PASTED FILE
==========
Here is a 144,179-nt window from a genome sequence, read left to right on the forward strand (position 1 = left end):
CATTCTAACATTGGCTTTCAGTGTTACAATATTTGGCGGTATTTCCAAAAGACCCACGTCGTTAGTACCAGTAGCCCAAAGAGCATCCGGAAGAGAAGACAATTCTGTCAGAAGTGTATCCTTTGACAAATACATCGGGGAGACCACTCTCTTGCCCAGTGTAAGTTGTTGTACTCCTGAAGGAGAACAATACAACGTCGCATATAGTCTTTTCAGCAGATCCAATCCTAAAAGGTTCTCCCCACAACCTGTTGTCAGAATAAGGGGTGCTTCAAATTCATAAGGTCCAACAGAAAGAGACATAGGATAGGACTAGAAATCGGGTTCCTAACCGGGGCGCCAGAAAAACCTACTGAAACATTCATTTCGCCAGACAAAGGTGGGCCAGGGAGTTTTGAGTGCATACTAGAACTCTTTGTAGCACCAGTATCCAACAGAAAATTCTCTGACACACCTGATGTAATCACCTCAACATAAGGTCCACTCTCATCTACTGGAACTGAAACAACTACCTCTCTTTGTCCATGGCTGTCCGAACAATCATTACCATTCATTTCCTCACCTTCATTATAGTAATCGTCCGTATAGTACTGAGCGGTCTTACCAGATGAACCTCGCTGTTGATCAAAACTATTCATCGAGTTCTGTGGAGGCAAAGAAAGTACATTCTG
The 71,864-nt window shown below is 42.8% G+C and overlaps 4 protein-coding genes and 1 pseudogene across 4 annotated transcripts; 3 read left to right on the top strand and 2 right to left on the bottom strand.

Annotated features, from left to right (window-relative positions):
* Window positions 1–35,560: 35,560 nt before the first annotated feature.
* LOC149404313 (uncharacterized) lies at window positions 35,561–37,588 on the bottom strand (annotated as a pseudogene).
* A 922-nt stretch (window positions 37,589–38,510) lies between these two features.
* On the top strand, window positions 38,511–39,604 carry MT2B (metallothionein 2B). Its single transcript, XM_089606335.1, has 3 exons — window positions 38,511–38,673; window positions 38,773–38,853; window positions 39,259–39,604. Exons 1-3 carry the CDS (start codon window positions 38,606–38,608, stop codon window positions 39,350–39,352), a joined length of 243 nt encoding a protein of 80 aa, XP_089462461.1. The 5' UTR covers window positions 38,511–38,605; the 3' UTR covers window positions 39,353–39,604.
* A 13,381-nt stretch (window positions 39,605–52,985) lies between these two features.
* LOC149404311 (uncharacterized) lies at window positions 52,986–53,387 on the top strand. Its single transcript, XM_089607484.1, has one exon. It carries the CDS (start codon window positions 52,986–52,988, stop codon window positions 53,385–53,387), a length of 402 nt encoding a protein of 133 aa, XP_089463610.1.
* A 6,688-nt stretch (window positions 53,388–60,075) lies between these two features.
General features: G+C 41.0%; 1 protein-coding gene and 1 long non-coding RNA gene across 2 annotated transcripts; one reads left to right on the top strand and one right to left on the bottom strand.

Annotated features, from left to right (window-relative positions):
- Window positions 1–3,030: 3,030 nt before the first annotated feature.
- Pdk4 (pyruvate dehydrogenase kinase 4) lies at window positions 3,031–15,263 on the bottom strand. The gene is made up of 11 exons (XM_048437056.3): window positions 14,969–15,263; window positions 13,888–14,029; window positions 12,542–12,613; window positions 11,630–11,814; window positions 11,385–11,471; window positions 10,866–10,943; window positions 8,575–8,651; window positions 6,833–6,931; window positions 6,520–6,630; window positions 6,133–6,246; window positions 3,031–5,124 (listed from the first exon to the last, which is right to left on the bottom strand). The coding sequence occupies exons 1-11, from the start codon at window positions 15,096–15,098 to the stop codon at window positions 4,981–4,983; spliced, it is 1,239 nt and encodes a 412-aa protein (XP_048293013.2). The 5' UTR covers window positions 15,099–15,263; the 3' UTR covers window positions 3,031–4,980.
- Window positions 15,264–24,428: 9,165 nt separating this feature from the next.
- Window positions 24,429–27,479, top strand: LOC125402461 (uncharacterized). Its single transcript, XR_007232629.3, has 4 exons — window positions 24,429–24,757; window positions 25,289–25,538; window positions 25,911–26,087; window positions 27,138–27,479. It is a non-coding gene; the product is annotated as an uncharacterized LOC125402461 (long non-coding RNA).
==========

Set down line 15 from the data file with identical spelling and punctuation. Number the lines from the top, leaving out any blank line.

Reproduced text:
- Pdk4 (pyruvate dehydrogenase kinase 4) lies at window positions 3,031–15,263 on the bottom strand. The gene is made up of 11 exons (XM_048437056.3): window positions 14,969–15,263; window positions 13,888–14,029; window positions 12,542–12,613; window positions 11,630–11,814; window positions 11,385–11,471; window positions 10,866–10,943; window positions 8,575–8,651; window positions 6,833–6,931; window positions 6,520–6,630; window positions 6,133–6,246; window positions 3,031–5,124 (listed from the first exon to the last, which is right to left on the bottom strand). The coding sequence occupies exons 1-11, from the start codon at window positions 15,096–15,098 to the stop codon at window positions 4,981–4,983; spliced, it is 1,239 nt and encodes a 412-aa protein (XP_048293013.2). The 5' UTR covers window positions 15,099–15,263; the 3' UTR covers window positions 3,031–4,980.